Shame On Me? Not Anymore (Isaiah 50:7)
By: Anne Peterson
Today’s Bible Verse: But the Lord God helps me; therefore I have not been disgraced; therefore I have set my face like a flint, and I know that I shall not be put to shame. - Isaiah 50:7
It was Christmas time, and our Bible teacher spent a lot of time picking out something special for each of us in her home Bible Study. Handpicked verses. Of course, with Lois, not only did I know she would be praying about each choice, but I also knew how well she knew each of us.
My verse was the one about setting my face like a flint. I had to research what it meant. That verse fit me perfectly, and she knew it would. Having grown up in a dysfunctional home, I wore shame often. I even remember one of my aunts telling us more than once, “Shame on you.”
I don’t remember our crimes, just how wearing shame felt. Her eyes would narrow and she’d point a finger in our direction. All I can guess is that she was the recipient of shame in her life as well.
But meeting Lois Peterson changed everything in my life, which was God’s plan. For Lois saw through my brokenness, and she loved the self-righteous girl who showed up at her house one day.
On September 12, 1972, on my way home from her Bible study, the truth of what Jesus did on the cross came alive. I moved from knowing he died for the world to knowing for certain Jesus’ blood was shed for me. The next day I called her to tell her.
“Lois, I’m saved! I know for sure I’m going to heaven!”
Little did I know the journey ahead. A journey where God would reveal parts of his character with every single trial I’d go through. I would learn God had started a work in me that rainy night in September and that job will not be complete until I see him in glory (Philippians 1:6).
I would learn when Jesus died on the cross, even though he was perfect, having no sin, he took our sin on him. He took our shame as well.
Hebrews 12 tells us to fix our eyes on Jesus, the author and perfecter of our faith, who for the joy set before him endured the cross, despising the shame and now sits at the right hand of the throne of God.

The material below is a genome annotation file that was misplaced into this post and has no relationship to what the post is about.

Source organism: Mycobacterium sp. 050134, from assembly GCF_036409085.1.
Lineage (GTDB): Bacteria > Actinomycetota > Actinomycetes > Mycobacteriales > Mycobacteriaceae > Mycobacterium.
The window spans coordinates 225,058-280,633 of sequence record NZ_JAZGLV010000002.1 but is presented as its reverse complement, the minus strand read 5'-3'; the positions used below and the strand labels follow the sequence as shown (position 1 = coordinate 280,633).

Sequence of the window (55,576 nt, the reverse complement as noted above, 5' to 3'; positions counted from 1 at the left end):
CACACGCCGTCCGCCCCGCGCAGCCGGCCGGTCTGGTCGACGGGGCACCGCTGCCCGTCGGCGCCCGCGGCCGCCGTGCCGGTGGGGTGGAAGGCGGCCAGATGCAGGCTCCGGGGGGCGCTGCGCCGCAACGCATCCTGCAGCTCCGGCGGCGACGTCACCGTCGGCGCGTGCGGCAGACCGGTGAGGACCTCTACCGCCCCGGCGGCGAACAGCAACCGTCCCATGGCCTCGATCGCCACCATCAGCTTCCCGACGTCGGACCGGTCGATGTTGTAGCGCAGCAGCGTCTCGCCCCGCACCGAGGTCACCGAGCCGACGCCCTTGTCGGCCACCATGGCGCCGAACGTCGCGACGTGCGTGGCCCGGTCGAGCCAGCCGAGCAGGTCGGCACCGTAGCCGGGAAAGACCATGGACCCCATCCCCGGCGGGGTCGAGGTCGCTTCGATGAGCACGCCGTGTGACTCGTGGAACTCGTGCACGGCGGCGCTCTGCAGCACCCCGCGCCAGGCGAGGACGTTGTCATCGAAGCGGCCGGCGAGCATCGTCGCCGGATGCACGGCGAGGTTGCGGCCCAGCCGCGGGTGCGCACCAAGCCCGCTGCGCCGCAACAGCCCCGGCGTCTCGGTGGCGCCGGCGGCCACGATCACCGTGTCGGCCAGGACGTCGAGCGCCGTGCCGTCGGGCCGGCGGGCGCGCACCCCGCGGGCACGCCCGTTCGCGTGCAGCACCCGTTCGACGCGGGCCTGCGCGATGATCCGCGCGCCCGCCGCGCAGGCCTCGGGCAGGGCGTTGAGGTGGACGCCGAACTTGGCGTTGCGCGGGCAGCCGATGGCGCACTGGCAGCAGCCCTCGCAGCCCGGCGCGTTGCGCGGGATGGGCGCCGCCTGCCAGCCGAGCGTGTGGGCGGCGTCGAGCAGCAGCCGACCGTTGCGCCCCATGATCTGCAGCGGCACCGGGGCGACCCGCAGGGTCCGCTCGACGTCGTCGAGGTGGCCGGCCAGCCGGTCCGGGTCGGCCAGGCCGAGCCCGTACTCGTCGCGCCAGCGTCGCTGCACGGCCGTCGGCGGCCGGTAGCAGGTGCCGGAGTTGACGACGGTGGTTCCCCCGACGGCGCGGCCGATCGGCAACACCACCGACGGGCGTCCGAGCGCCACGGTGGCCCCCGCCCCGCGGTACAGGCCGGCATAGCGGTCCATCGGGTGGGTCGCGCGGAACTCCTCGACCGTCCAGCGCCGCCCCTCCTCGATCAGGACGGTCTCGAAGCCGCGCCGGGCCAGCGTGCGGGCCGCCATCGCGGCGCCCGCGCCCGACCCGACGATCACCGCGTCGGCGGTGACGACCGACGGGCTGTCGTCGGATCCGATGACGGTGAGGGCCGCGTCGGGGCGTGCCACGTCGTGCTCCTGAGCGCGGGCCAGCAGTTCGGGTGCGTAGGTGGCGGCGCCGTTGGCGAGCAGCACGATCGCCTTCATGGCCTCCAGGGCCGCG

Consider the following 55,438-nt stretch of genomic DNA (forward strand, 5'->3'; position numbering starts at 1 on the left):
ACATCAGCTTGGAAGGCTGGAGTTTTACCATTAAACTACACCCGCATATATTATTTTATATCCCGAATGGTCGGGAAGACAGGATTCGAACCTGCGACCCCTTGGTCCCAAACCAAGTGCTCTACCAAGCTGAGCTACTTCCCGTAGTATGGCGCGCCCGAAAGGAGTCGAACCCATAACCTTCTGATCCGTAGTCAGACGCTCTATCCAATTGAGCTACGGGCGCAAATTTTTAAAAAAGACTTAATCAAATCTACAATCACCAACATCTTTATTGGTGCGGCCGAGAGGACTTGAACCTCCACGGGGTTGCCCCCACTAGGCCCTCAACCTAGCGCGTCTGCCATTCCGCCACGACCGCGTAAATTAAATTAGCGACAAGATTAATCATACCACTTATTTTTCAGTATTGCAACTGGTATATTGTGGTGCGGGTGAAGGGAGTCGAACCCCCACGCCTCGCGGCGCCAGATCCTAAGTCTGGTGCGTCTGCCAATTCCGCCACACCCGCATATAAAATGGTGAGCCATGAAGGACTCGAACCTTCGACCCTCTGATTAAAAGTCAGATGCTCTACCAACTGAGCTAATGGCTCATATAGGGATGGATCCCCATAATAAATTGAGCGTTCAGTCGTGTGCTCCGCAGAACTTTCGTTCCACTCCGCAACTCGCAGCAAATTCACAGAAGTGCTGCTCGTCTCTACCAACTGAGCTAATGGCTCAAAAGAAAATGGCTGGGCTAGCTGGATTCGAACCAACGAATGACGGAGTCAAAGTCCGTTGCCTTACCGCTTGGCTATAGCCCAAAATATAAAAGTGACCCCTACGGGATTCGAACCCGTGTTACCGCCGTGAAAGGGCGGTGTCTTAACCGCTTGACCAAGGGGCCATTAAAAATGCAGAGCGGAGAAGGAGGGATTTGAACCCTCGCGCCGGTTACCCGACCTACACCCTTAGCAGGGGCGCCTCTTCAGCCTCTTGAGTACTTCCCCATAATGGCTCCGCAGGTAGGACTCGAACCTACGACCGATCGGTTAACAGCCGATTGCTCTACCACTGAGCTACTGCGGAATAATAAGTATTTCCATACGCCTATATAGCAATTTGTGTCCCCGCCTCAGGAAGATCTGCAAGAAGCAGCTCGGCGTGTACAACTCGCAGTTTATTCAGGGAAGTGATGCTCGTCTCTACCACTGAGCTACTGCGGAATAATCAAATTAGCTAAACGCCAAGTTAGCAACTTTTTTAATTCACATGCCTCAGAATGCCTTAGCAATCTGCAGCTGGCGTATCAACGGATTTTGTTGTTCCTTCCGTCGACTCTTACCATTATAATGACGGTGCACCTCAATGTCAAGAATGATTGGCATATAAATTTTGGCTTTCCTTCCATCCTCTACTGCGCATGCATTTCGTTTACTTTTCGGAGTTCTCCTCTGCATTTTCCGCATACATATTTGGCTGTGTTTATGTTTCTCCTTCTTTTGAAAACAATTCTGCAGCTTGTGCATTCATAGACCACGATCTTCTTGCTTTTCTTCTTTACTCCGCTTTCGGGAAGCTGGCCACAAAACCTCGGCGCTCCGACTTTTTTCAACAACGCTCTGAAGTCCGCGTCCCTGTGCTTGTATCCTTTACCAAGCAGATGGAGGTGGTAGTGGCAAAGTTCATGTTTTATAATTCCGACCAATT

As prisoners served their sentences and were released, the Roman guards would write the word, tetelestai on the wall by the prisoner’s cell. It is the same words Jesus exclaimed right before he died, “It is finished,” (John 19:30). The payment for the offense was complete for the prisoner. It was paid in full.
Just like our payment for sin.
No wonder Paul tells us there is now no condemnation to them who are in Christ Jesus (Romans 8:1). When we choose to feel shame, we are minimizing what Jesus did. We are telling Jesus, “It’s one thing that you carried my sins, but I can’t ask you to carry my shame as well.” In other words, what he did was not enough, so we will carry our guilt.
I also had to learn what it means to set my face like a flint. Jesus set His face like a flint to accomplish his mission on earth. He knew God would provide everything needed to complete that mission. Just like we know we can do all things through Christ who strengthens us (Philippians 4:13).
Jesus died for your sins, and he took your shame. It is finished!
Anne Peterson is a poet, speaker, published author of 16 books, including her latest book, Always There: Finding God's Comfort Through Loss. Anne has published children’s books, poetry books and 2 memoirs. She is a regular contributor to Crosswalk. If you are not certain you are going to heaven, sign up for Anne’s free eBook, Real Love at www.annepeterson.com. You can also connect with Anne on Facebook.
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